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SOE, Brian Kenny: The End of FIP


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It was a massive breakthrough. In 2001, Voros McCracken -- who now works for an MLB club -- rocked our baseball world. He found that a pitcher was, by and large, not responsible for the batted ball, but was only responsible for what would be known as the "Three True Outcomes": strikeouts, walks and home runs.

It was, of course, met with vehement opposition. It would be mocked in the mainstream media and by old school baseball types. Until it just became accepted in a modified form. Defense Independent Pitching became -- with Tom Tango's formula -- Fielding Independent Pitching, which was both a better indicator and predictor of pitcher performance than ERA.

What McCracken found became the foundation for how we would understand pitching. There is a wild variance in the batted ball. Defense and luck are huge components in run prevention. What was known as the "peripherals," the strikeouts and walks, would've been better known as the "essentials." For the past 14 years, you could reliably find out how good an outing was by looking at a pitcher's strikeouts and walks.

This breakthrough, as recent as it is, now seems to be blowing up. Extremes in strikeouts and walks are throwing it all off.

I began to notice one strange start after another. Check out this list:

Brandon McCarthy: 10 strikeouts and 0 walks ... 5 runs.

C.J. Wilson: 8 strikeouts and 0 walks ... 6 runs.

Noah Syndergaard: 10 strikeouts and 0 walks ... 7 runs.

Anibal Sanchez: 9 strikeouts and 0 walks ... 5 runs.

This is NOT supposed to happen. Ten strikeouts and no walks is what Cliff Lee is supposed to be doing, when Cliff Lee is throwing a shutout.

I began to look at how often this was happening. How many times has a pitcher had at least eight strikeouts and one walk or less, while also giving up five runs or more? In 2012, it happened only 12 times. In 2013, it was up to 17. Last year, it went up to 20.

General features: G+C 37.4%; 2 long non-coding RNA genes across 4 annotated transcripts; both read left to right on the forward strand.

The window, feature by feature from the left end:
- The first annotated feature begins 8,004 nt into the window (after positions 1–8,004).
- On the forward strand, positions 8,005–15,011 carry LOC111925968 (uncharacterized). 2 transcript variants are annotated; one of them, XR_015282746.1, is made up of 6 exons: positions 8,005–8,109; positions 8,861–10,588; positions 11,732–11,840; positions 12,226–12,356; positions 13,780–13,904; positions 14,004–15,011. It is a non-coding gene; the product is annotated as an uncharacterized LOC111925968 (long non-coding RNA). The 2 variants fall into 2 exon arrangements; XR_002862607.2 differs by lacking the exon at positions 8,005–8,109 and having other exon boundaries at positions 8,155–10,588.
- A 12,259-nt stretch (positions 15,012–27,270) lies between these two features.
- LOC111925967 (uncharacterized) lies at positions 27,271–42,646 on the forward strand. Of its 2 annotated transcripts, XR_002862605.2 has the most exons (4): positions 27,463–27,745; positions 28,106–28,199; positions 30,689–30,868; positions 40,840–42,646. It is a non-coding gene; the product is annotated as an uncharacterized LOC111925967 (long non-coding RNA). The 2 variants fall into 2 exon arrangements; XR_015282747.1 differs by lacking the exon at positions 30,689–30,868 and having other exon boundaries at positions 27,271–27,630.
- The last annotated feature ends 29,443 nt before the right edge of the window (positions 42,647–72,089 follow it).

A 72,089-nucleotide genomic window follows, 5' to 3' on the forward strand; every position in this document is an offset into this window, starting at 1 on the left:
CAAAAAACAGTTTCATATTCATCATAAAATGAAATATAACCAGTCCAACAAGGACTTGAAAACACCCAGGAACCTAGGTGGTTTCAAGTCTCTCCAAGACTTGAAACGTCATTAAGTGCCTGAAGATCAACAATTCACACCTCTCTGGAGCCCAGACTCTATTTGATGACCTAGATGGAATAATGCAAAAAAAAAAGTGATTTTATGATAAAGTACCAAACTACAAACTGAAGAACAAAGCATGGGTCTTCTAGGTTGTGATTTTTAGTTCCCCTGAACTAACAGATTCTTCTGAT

In only about two months of the 2015 season, it has already happened 17 times. Meaning, in 2015, we are going to double or triple the amount of outings where a pitcher is dominant with his strikeouts and walks but is also getting hammered.

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I love Brian Kenny, but isn't this a stretch? Are there not instances of fip and era not lining up? Plus, he's also just taking some games where the pitchers were dominating, and still getting hammered. Sure, these kind of games are increasing, but so are ks in general. 8 ks in a game isn't what it used to be. And with lower walk rates, neither is walking very few batters. Even if things are making fip a little wonky, isn't it still the superior predictor?

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I like Kenny but I question how deep his knowledge base is.

I think he is more of a layman and not a real number cruncher.

Agreed. He isn't very good at explaining stuff. When Hawk Harrelson can tear you up, you're probably not that bright. That said, I suspect there may be some type of study out there that Kenny is trying to relate....even if poorly.

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I'm not trying to defend his logic, just pointing something out. At least on his show, mlb now, he also pointed out the gap between fip and era in kershaw, and cluber. So, not just the wild starts by some pitchers, but also how kershaw is 7 th in fip but 40th in era. So he's not TOTALLY leaving home runs out of gs analysis.

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I do think he is a believer.

And I am glad his viewpoint is represented.

I agree though that he comes across as a layman, much like I am. I'm not a practicing member of SABR but I understand basic statistical principles.

Kenny talks with that "truthiness" factor that Steven Colbert uses. Say anything with enough conviction and you can get people to buy in. So he plays that role in the sports entertainment industry.

The best part is that his shows have a lot of screen time for actual members of SABR, FanGraphs, etc.

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